The Heads of State and Government at the 23rd AU Summit within the Common Africa Position on the Post 2015 agenda were convinced of the need for structural transformation for inclusive and people centered development in Africa. They tersely came to an agreement on how such a developmental approach requires the creation and enhancement of adequate policy space and productive capacities, notably through infrastructure development; science and technology; transfer and innovation; value addition to primary commodities; youth development and women’s empowerment. They also agreed that this approach requires addressing the challenges posed by climate change; desertification and land degradation; drought, loss of bio diversity; sustainable natural resource management; and the promotion of a responsive and accountable global governance architecture.
Critical to this discussion therefore is: how can data assist in mitigating these challenges and existing gaps whilst offering new insights on how to accelerate development across the continent?
During the two day National Forum on harnessing the data revolution for sustainable development held in Nairobi Kenya between 28th and 29th August 2015, multi stakeholders from government, private sector, academia, nonprofit organizations, local communities and development partners convened a midst whetted ambition to begin addressing the informational aspects of development decision making in a coordinated way.
“Where will the locus for disaggregated data be situated with the shift in development trends? Will it be open data sources, national statistics offices or will it be with philanthropy organizations that are increasingly shifting to partnerships with the private sector? ODA is decreasing in countries such as Kenya which have shifted to middle income status. Will it be in conjunction with private sector organizations? How will this revolution look like?” asked a keen participant in the audience.
These are fundamentals questions reeling in everyone’s mind as crucial conversations on the data revolution embark in Africa ahead of the Sustainable Development Goals being acceded to in September 2015 and the convening of the World Data Forum scheduled to be held in 2016.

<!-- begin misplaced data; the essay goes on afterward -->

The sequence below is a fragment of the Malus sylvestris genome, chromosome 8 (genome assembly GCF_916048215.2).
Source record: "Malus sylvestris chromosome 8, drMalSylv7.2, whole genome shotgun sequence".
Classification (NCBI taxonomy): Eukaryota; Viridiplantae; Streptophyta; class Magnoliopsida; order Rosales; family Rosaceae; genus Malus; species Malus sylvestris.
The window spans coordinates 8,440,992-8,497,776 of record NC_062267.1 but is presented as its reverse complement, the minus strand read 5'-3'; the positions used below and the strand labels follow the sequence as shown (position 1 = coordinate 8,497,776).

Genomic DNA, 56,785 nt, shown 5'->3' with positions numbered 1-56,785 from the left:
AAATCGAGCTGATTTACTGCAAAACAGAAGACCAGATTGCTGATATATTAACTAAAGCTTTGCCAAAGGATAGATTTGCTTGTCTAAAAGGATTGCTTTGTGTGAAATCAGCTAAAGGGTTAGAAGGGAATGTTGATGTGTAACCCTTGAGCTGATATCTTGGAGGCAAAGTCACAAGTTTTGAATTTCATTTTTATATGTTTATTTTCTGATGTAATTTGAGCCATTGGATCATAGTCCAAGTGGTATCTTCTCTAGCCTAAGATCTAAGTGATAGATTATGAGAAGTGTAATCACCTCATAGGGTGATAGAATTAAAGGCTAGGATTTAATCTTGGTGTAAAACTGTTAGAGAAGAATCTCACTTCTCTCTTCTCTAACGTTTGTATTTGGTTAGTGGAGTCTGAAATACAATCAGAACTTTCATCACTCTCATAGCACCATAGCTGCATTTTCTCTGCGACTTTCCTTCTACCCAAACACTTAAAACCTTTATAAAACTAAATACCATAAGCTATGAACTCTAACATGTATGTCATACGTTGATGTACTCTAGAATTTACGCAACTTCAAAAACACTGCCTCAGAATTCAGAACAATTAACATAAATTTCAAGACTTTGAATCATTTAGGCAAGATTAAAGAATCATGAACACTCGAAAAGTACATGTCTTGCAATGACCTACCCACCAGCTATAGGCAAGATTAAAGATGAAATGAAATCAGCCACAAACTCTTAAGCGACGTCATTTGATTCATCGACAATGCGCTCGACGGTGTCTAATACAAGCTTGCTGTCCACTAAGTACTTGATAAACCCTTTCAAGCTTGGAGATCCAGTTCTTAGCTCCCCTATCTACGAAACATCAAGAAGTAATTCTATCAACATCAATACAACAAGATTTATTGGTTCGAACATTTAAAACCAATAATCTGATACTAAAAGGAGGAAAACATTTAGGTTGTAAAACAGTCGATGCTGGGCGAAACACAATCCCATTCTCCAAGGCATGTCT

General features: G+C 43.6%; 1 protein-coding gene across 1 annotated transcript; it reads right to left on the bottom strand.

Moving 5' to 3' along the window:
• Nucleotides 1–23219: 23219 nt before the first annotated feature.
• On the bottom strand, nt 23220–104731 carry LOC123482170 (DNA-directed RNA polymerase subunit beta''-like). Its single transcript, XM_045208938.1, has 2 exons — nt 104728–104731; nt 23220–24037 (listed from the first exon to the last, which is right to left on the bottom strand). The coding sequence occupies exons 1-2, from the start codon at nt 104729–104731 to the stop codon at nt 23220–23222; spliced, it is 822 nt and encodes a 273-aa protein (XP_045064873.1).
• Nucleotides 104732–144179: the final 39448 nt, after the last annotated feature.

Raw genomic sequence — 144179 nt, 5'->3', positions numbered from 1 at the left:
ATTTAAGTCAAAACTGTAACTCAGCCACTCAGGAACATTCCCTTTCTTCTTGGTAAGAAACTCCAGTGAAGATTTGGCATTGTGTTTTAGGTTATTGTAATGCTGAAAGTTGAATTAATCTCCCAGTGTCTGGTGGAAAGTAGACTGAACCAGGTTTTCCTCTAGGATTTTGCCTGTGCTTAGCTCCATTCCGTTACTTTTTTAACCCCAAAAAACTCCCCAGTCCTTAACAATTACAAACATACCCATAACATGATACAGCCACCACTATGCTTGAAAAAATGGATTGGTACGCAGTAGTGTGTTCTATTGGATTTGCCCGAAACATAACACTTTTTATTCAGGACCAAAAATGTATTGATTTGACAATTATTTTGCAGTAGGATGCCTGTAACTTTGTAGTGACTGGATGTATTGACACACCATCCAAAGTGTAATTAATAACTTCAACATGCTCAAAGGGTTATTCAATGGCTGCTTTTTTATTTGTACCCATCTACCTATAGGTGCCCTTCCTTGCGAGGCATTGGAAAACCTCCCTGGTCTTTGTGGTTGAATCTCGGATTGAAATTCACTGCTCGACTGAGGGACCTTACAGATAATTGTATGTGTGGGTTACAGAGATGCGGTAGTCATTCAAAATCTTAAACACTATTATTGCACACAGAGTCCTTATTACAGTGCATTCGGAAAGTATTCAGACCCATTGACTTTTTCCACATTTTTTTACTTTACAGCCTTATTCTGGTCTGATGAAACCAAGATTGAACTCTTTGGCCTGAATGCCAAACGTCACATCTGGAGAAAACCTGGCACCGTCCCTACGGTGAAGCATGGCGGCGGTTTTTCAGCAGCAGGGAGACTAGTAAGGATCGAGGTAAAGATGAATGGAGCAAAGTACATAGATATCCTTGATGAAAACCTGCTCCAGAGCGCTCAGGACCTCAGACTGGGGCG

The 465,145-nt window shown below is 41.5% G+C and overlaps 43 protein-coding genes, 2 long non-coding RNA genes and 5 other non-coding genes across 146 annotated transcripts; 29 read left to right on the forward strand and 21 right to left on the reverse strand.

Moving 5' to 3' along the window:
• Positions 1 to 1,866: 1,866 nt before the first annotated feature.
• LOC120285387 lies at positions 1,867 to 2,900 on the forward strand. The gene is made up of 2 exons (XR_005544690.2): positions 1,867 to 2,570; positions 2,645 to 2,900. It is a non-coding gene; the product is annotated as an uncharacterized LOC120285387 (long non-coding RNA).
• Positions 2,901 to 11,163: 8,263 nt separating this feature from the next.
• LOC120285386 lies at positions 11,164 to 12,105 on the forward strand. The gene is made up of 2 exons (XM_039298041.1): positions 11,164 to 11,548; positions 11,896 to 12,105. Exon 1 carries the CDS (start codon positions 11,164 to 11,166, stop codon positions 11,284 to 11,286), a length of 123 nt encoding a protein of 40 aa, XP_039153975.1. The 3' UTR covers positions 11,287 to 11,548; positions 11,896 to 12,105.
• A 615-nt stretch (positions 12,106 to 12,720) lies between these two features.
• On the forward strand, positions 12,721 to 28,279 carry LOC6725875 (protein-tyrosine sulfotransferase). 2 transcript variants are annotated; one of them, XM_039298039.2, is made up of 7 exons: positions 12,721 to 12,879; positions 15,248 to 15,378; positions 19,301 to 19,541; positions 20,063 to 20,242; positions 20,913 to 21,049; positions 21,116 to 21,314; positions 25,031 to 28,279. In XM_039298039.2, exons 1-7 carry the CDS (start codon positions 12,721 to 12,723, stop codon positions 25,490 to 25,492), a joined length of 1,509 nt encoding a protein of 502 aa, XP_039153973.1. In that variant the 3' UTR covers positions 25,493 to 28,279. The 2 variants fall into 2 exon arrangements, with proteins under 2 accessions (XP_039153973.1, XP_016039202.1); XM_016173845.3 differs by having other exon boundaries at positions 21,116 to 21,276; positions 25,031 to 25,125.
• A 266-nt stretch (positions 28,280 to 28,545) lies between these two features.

Without high-quality data providing the right information on the right things at the right time to the right people; designing, monitoring and evaluating effective policies becomes almost impossible. Institutions require bolstering to manage and steer this new shift in development with adequate resources and political will being the key priorities to making this a reality. How will this happen amidst the current challenges facing the continent? Below is an info graphic highlighting some of them.
The sparking of a conversation on harnessing the data revolution for sustainable development marks Kenya’s first step in working towards a global partnership for a data revolution, establishing the country as a leader on the African continent and globally.
Nonetheless, a common challenge facing majority countries in Africa today, Kenya not excluded, is the lack or inadequacy of fundamental statistics measuring the quality and quantity of taxes and trade, births and deaths, or even growth and poverty. Add on to this the mis-match in priorities between governments in Africa and the donor community. Governments require sub-national data to help guide budgetary and policy decisions while on the other hand external donors often want national level data to make allocation decisions across countries; this priorities have often been misaligned further exacerbating the already existing data gap.
As the deputy president of the Republic of Kenya Hon. William Ruto rightly put it, “the data revolution must not become a struggle between an ancient regime of traditional official statistics and a new big data republic. A worthwhile revolution should develop greater capacity for national statistics offices while fostering integrated and harmonious relations with other data producers. “
As espoused in the Africa Data Consensus, a sustained data revolution is needed to drive social, economic and structural transformation in every African country. Such a revolution will also make it easier to track our countries’ progress towards meeting national and globally agreed sustainable development goals, with a view to leave no one behind. The building blocks for an African data revolution are already in place. National Statistical Offices have long been the backbone of data production and management, producing official statistics and supporting data activities to create accurate and timely data for decision making. However, today’s development challenges and prospects call for a broad data ecosystem that spans the entire value chain driven by national priorities and underpinned by the Fundamental Principles of Official Statistics. This ecosystem must be inclusive of all forms of data – including official and other data – and involve all stakeholders.